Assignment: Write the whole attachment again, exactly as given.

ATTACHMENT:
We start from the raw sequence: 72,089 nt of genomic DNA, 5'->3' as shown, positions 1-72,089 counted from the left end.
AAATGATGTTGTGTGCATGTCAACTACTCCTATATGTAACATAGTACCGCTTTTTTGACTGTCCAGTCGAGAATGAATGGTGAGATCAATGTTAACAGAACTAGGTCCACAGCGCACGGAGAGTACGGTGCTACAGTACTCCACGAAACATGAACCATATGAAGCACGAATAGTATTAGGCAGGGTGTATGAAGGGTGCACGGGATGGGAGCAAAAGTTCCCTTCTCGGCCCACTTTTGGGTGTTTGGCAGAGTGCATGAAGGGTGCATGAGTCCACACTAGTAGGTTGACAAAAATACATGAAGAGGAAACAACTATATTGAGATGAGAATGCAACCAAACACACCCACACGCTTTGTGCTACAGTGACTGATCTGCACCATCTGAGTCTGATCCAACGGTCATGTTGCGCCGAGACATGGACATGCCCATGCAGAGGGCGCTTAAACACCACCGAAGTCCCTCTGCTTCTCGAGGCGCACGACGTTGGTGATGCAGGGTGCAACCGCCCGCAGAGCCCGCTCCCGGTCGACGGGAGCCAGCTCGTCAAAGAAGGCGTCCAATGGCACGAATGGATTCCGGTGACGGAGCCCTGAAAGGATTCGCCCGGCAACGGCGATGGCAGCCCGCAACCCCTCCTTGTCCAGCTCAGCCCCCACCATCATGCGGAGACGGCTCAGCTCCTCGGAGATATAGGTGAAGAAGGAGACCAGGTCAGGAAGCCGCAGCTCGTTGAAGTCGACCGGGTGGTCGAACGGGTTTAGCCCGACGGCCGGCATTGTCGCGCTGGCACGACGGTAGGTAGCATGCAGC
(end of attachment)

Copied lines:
We start from the raw sequence: 72,089 nt of genomic DNA, 5'->3' as shown, positions 1-72,089 counted from the left end.
AAATGATGTTGTGTGCATGTCAACTACTCCTATATGTAACATAGTACCGCTTTTTTGACTGTCCAGTCGAGAATGAATGGTGAGATCAATGTTAACAGAACTAGGTCCACAGCGCACGGAGAGTACGGTGCTACAGTACTCCACGAAACATGAACCATATGAAGCACGAATAGTATTAGGCAGGGTGTATGAAGGGTGCACGGGATGGGAGCAAAAGTTCCCTTCTCGGCCCACTTTTGGGTGTTTGGCAGAGTGCATGAAGGGTGCATGAGTCCACACTAGTAGGTTGACAAAAATACATGAAGAGGAAACAACTATATTGAGATGAGAATGCAACCAAACACACCCACACGCTTTGTGCTACAGTGACTGATCTGCACCATCTGAGTCTGATCCAACGGTCATGTTGCGCCGAGACATGGACATGCCCATGCAGAGGGCGCTTAAACACCACCGAAGTCCCTCTGCTTCTCGAGGCGCACGACGTTGGTGATGCAGGGTGCAACCGCCCGCAGAGCCCGCTCCCGGTCGACGGGAGCCAGCTCGTCAAAGAAGGCGTCCAATGGCACGAATGGATTCCGGTGACGGAGCCCTGAAAGGATTCGCCCGGCAACGGCGATGGCAGCCCGCAACCCCTCCTTGTCCAGCTCAGCCCCCACCATCATGCGGAGACGGCTCAGCTCCTCGGAGATATAGGTGAAGAAGGAGACCAGGTCAGGAAGCCGCAGCTCGTTGAAGTCGACCGGGTGGTCGAACGGGTTTAGCCCGACGGCCGGCATTGTCGCGCTGGCACGACGGTAGGTAGCATGCAGC